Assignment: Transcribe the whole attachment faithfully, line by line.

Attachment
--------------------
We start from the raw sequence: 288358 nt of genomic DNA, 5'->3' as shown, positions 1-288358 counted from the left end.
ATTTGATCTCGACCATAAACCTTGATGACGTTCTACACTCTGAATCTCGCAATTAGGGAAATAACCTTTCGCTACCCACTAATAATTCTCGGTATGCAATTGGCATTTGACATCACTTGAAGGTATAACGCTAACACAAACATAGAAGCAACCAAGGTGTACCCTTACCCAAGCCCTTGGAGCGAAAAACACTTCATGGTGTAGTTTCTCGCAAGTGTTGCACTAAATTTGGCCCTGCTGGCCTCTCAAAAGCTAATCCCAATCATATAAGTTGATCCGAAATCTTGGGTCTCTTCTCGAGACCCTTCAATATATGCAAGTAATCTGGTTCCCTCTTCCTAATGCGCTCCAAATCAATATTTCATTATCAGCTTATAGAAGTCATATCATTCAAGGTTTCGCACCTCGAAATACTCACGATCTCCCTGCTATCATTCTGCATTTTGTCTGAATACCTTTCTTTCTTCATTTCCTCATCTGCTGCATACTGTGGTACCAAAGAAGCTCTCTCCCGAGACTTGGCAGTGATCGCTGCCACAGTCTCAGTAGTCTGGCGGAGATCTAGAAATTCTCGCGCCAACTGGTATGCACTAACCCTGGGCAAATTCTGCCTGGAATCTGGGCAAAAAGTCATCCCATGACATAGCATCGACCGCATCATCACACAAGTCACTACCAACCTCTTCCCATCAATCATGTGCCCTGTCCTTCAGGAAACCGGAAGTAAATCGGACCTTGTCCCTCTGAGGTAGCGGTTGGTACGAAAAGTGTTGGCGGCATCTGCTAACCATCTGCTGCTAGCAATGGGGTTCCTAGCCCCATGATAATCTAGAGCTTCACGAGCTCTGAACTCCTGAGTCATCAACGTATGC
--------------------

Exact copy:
We start from the raw sequence: 288358 nt of genomic DNA, 5'->3' as shown, positions 1-288358 counted from the left end.
ATTTGATCTCGACCATAAACCTTGATGACGTTCTACACTCTGAATCTCGCAATTAGGGAAATAACCTTTCGCTACCCACTAATAATTCTCGGTATGCAATTGGCATTTGACATCACTTGAAGGTATAACGCTAACACAAACATAGAAGCAACCAAGGTGTACCCTTACCCAAGCCCTTGGAGCGAAAAACACTTCATGGTGTAGTTTCTCGCAAGTGTTGCACTAAATTTGGCCCTGCTGGCCTCTCAAAAGCTAATCCCAATCATATAAGTTGATCCGAAATCTTGGGTCTCTTCTCGAGACCCTTCAATATATGCAAGTAATCTGGTTCCCTCTTCCTAATGCGCTCCAAATCAATATTTCATTATCAGCTTATAGAAGTCATATCATTCAAGGTTTCGCACCTCGAAATACTCACGATCTCCCTGCTATCATTCTGCATTTTGTCTGAATACCTTTCTTTCTTCATTTCCTCATCTGCTGCATACTGTGGTACCAAAGAAGCTCTCTCCCGAGACTTGGCAGTGATCGCTGCCACAGTCTCAGTAGTCTGGCGGAGATCTAGAAATTCTCGCGCCAACTGGTATGCACTAACCCTGGGCAAATTCTGCCTGGAATCTGGGCAAAAAGTCATCCCATGACATAGCATCGACCGCATCATCACACAAGTCACTACCAACCTCTTCCCATCAATCATGTGCCCTGTCCTTCAGGAAACCGGAAGTAAATCGGACCTTGTCCCTCTGAGGTAGCGGTTGGTACGAAAAGTGTTGGCGGCATCTGCTAACCATCTGCTGCTAGCAATGGGGTTCCTAGCCCCATGATAATCTAGAGCTTCACGAGCTCTGAACTCCTGAGTCATCAACGTATGC